Giving Compass’ Take:
• In the Stanford Social Innovation Review, an agriculture entrepreneur writes about getting rid of the “doing too much” stigma when it comes to investing in new social enterprises, especially since many startups don’t do enough.
• How can we think about ambitious plans without overextending resources?
The story goes like this: An impact investor considers a new social venture’s grand vision and feels moved. The entrepreneur persuades the investor that the company is worthwhile, highlighting the novelty of its approach: new technology and a new method rooted in meeting customers where they are. The venture has demonstrated strong traction and tapped into substantial demand with notable efficiency. Meanwhile, competition is thin on the ground, and the size of the market is practically limitless.
The investor is clearly impressed, excited even. But then comes the common refrain: “You’re doing too much.” In other words, your undertaking is too ambitious. Your business can’t take on everything that’s missing, everything that stands between your customer and success.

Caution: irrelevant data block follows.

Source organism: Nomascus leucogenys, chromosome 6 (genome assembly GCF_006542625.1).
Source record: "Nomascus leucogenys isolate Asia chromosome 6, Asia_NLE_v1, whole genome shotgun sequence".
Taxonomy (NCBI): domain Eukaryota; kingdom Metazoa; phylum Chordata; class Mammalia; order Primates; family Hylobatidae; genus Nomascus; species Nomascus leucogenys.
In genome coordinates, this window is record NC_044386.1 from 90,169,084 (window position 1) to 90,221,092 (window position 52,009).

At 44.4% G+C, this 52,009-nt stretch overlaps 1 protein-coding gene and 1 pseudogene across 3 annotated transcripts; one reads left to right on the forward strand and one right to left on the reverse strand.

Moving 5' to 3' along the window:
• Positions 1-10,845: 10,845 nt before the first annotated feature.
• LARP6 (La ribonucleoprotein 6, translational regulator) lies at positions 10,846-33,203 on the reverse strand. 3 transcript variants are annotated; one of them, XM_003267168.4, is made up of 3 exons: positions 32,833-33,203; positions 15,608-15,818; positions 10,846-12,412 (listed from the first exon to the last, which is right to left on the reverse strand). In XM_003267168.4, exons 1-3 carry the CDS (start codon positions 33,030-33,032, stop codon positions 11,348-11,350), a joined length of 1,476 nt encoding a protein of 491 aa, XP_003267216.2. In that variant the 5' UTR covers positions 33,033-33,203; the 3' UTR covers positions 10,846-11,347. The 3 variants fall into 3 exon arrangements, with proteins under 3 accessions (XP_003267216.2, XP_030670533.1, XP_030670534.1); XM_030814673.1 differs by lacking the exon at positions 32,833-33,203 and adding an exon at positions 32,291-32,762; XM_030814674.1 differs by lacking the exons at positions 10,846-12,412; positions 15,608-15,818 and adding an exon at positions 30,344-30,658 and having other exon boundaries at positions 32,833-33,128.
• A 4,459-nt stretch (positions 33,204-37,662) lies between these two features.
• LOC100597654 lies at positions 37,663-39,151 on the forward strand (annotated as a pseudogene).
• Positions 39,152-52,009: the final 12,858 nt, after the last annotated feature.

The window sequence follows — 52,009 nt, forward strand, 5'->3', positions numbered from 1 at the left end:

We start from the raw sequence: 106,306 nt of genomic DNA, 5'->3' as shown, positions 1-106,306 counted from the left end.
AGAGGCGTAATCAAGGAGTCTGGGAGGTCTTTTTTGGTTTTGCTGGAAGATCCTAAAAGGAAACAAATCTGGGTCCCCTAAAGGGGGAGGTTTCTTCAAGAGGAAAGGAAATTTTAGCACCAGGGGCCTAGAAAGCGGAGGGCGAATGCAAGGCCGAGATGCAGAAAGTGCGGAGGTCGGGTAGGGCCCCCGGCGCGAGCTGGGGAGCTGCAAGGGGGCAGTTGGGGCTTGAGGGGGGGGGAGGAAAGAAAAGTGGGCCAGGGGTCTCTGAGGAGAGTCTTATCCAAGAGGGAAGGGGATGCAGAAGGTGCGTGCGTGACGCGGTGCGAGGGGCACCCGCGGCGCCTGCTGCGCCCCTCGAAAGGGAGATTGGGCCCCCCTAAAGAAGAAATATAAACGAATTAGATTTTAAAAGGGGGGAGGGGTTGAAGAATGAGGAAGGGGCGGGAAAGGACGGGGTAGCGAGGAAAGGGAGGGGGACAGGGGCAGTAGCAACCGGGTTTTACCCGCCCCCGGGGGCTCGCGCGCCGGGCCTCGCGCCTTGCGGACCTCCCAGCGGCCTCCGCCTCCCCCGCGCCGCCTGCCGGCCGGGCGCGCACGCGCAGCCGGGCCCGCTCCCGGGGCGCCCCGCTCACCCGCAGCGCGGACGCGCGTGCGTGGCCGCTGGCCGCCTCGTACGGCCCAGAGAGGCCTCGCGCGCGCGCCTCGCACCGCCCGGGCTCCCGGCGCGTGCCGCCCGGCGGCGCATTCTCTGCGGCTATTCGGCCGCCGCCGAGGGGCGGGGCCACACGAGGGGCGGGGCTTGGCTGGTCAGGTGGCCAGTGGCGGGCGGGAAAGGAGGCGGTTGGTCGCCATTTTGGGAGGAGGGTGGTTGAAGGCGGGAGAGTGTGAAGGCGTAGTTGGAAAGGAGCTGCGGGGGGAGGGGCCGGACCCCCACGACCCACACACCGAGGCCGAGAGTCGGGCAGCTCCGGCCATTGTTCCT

As both a seed-stage impact investor in frontier markets with Factor[e] Ventures and a cofounder of smallholder agriculture start-up Apollo Agriculture, I hear this all the time. It’s an alluring response. It sounds prudent, sober, wise. But it is flawed, and the setting for a recent meeting I had of exactly this type — a posh coffee shop in Nairobi — largely reveals why. The investor’s perception was riding on a popular, though partial, understanding of the tech economy and lacked context for smallholder agricultural systems. Though we were not in Silicon Valley, where the progenitors of digital social networks have recently discovered the farm and found it to be ripe for “disruption,” we may as well have been. As we sipped our precious coffee and tea, the smallholder farmers who grew the beans and leaves for our beverages and whose lives we were trying to improve could not have felt further away.
Read the full article in defense of entrepreneurs who try to “do too much” by Seth Silverman at Stanford Social Innovation Review.
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